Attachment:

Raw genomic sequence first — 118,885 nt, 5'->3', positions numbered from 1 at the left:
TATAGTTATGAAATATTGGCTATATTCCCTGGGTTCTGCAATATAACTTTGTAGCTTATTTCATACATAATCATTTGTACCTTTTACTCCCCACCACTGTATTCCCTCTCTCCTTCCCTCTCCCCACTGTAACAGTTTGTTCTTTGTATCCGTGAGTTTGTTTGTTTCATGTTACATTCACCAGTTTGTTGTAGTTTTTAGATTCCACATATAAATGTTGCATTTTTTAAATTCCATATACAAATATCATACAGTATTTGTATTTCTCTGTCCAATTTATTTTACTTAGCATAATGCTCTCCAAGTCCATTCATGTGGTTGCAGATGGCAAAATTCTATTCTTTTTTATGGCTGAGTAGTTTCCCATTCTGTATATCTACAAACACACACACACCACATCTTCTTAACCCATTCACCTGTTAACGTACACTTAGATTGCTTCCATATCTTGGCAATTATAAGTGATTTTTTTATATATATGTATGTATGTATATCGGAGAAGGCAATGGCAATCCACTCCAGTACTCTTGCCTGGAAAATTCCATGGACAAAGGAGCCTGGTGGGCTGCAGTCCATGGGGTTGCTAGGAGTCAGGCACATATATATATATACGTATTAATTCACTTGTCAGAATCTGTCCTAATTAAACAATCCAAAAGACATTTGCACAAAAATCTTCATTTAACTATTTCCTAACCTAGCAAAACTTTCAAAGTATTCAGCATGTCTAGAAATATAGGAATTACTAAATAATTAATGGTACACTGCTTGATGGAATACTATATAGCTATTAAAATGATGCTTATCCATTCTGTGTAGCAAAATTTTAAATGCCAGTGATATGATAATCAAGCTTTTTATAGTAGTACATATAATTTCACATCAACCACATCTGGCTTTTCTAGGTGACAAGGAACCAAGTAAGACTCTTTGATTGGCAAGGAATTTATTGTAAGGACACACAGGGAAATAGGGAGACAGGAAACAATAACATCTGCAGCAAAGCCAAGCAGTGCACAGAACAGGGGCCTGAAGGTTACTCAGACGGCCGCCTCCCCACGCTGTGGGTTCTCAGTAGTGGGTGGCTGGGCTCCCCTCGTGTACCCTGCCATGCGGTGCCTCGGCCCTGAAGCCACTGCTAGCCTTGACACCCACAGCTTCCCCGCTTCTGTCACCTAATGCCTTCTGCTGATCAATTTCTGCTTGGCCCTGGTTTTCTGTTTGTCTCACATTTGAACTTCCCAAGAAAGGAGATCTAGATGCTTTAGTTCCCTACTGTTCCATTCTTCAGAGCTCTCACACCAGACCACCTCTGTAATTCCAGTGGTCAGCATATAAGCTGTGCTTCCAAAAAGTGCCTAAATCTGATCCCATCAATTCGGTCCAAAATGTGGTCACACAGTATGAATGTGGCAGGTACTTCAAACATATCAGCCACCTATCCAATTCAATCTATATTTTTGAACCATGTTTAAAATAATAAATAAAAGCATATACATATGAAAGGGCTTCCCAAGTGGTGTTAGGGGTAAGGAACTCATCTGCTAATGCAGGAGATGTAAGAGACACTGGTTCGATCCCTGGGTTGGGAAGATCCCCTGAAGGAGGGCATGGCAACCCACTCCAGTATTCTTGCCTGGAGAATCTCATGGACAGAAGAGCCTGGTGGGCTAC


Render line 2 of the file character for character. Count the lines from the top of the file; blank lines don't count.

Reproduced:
TATAGTTATGAAATATTGGCTATATTCCCTGGGTTCTGCAATATAACTTTGTAGCTTATTTCATACATAATCATTTGTACCTTTTACTCCCCACCACTGTATTCCCTCTCTCCTTCCCTCTCCCCACTGTAACAGTTTGTTCTTTGTATCCGTGAGTTTGTTTGTTTCATGTTACATTCACCAGTTTGTTGTAGTTTTTAGATTCCACATATAAATGTTGCATTTTTTAAATTCCATATACAAATATCATACAGTATTTGTATTTCTCTGTCCAATTTATTTTACTTAGCATAATGCTCTCCAAGTCCATTCATGTGGTTGCAGATGGCAAAATTCTATTCTTTTTTATGGCTGAGTAGTTTCCCATTCTGTATATCTACAAACACACACACACCACATCTTCTTAACCCATTCACCTGTTAACGTACACTTAGATTGCTTCCATATCTTGGCAATTATAAGTGATTTTTTTATATATATGTATGTATGTATATCGGAGAAGGCAATGGCAATCCACTCCAGTACTCTTGCCTGGAAAATTCCATGGACAAAGGAGCCTGGTGGGCTGCAGTCCATGGGGTTGCTAGGAGTCAGGCACATATATATATATACGTATTAATTCACTTGTCAGAATCTGTCCTAATTAAACAATCCAAAAGACATTTGCACAAAAATCTTCATTTAACTATTTCCTAACCTAGCAAAACTTTCAAAGTATTCAGCATGTCTAGAAATATAGGAATTACTAAATAATTAATGGTACACTGCTTGATGGAATACTATATAGCTATTAAAATGATGCTTATCCATTCTGTGTAGCAAAATTTTAAATGCCAGTGATATGATAATCAAGCTTTTTATAGTAGTACATATAATTTCACATCAACCACATCTGGCTTTTCTAGGTGACAAGGAACCAAGTAAGACTCTTTGATTGGCAAGGAATTTATTGTAAGGACACACAGGGAAATAGGGAGACAGGAAACAATAACATCTGCAGCAAAGCCAAGCAGTGCACAGAACAGGGGCCTGAAGGTTACTCAGACGGCCGCCTCCCCACGCTGTGGGTTCTCAGTAGTGGGTGGCTGGGCTCCCCTCGTGTACCCTGCCATGCGGTGCCTCGGCCCTGAAGCCACTGCTAGCCTTGACACCCACAGCTTCCCCGCTTCTGTCACCTAATGCCTTCTGCTGATCAATTTCTGCTTGGCCCTGGTTTTCTGTTTGTCTCACATTTGAACTTCCCAAGAAAGGAGATCTAGATGCTTTAGTTCCCTACTGTTCCATTCTTCAGAGCTCTCACACCAGACCACCTCTGTAATTCCAGTGGTCAGCATATAAGCTGTGCTTCCAAAAAGTGCCTAAATCTGATCCCATCAATTCGGTCCAAAATGTGGTCACACAGTATGAATGTGGCAGGTACTTCAAACATATCAGCCACCTATCCAATTCAATCTATATTTTTGAACCATGTTTAAAATAATAAATAAAAGCATATACATATGAAAGGGCTTCCCAAGTGGTGTTAGGGGTAAGGAACTCATCTGCTAATGCAGGAGATGTAAGAGACACTGGTTCGATCCCTGGGTTGGGAAGATCCCCTGAAGGAGGGCATGGCAACCCACTCCAGTATTCTTGCCTGGAGAATCTCATGGACAGAAGAGCCTGGTGGGCTAC